Applying Rule #2 (Don't get seduced by the "best athlete available" argument) should rid us of Foster and Calathes as they're projected to be mid-to-late second rounders anyway. My next elimination is Chalmers who - in spite of winning an NCAA Championship (and having a tremendous game and hitting the biggest shot to do so) - is an undersized, non-traditional point guard...something the Nuggets already have three of in Allen Iverson, Chucky Atkins and Anthony Carter (if he returns).
This takes us to Rule #3: When in doubt, draft a power forward who played at least three years in college. Considering that current Nuggets power forwards Kenyon Martin and Nene are always hurt, and if Nene were to move to center after a possible Marcus Camby trade to clear some cap space, drafting a power forward in 2008 is the way to go. Eligible within Rule #3 are Gist, Mays and White, and I'll make a small exception and include the sophomore power forwards Anderson, Arthur and Speights, since neither Gist or Mays show up at all on ESPN.com's mock draft and they are buried at the end of the projected second round over at Draft Express.
Before we get to Rule #4, let's look at the raw data on our four remaining candidates, based on their senior years:
D.J. White - 6'9", 230 lbs, 17.4 ppg, 10.3 rpg, 1.6 blks, 60.5 FG%
Darrell Arthur - 6'9", 215 lbs, 12.8 ppg, 6.3 rpg, 1.3 blks, 54.3 FG%
Marreese Speights - 6'10", 245 lbs, 14.5 ppg, 8.1 rpg, 1.4 blks, 62.4 FG%
Ryan Anderson - 6'10", 240 lbs, 21.1 ppg, 9.9 rpg, .5 blks, 49.0 FG%
Right off the bat, Arthur's weight (or lack of) and his paltry rebounding numbers scare me for a 4-man. If your new power forward is supposed to defend the Tim Duncans and the Carlos Boozers of the world, he has to weigh at least 230 pounds. In regards to Anderson, I don't like a "power" forward who shoots less than 55% from the field in college and isn't blocking any shots. This means he's scared of contact and doesn't finish well on the inside.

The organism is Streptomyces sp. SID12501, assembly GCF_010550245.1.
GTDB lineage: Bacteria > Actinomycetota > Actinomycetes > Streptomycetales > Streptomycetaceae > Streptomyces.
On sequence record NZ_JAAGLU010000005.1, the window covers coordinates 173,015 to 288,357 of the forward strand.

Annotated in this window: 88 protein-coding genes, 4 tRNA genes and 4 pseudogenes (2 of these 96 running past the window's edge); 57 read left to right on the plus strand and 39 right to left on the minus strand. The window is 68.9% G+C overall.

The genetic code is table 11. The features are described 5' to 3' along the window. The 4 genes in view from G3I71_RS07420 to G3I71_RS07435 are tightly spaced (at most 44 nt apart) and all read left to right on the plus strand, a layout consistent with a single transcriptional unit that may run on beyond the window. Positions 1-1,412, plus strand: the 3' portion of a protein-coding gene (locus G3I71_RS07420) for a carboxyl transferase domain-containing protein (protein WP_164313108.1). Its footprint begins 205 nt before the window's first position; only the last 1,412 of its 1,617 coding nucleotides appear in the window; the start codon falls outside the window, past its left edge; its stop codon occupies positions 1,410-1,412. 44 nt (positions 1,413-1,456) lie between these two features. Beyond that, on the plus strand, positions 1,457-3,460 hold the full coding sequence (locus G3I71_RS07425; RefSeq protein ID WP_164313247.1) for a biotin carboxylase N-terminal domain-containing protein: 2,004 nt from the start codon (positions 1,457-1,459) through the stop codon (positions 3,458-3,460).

This leaves us with White vs. Speights, so let's now apply Rule #4 (Put a premium on work ethic and character) to our remaining candidates to be the next Denver Nugget power forward. I couldn't find any Florida basketball fans to get a clear read on Speights, but I did speak in length with some Hoosier fans for the word on White.
Let's address Speights first. Based on everything I've read, it sounds like Speights is a real talent and it probably didn't hurt playing with future pro big men Joakim Noah and Al Horford, and experiencing winning an NCAA Championship with those guys. But apparently Speights has had some mental lapses in regards to commitment and focus (read the 1/30/08 piece). So while "mental lapses" should make him a natural fit for the Nuggets, they didn't even bother to work him out as far as we know, and he's also a sophomore (technically violating Rule #3).
Regarding White, every Hoosier fan I spoke to vouched for this guy's character and work ethic. It sounds like injuries dogged him after a great freshman season, and he came back stronger than ever as a senior last year. The word on the street is that White also has a good mid-range jumper, is a tireless rebounder, a great shot blocker and an overall tough player with a solid attitude. He sounds like another Leon Powe type to me, and I think we'd all be just fine with that.
Therefore, I'm strongly recommending that the Nuggets draft D.J. WHITE with the 20th pick on Thursday night, but I could live with Speights, too.
Now watch them draft one of these French guys I've been reading about and totally break my heart...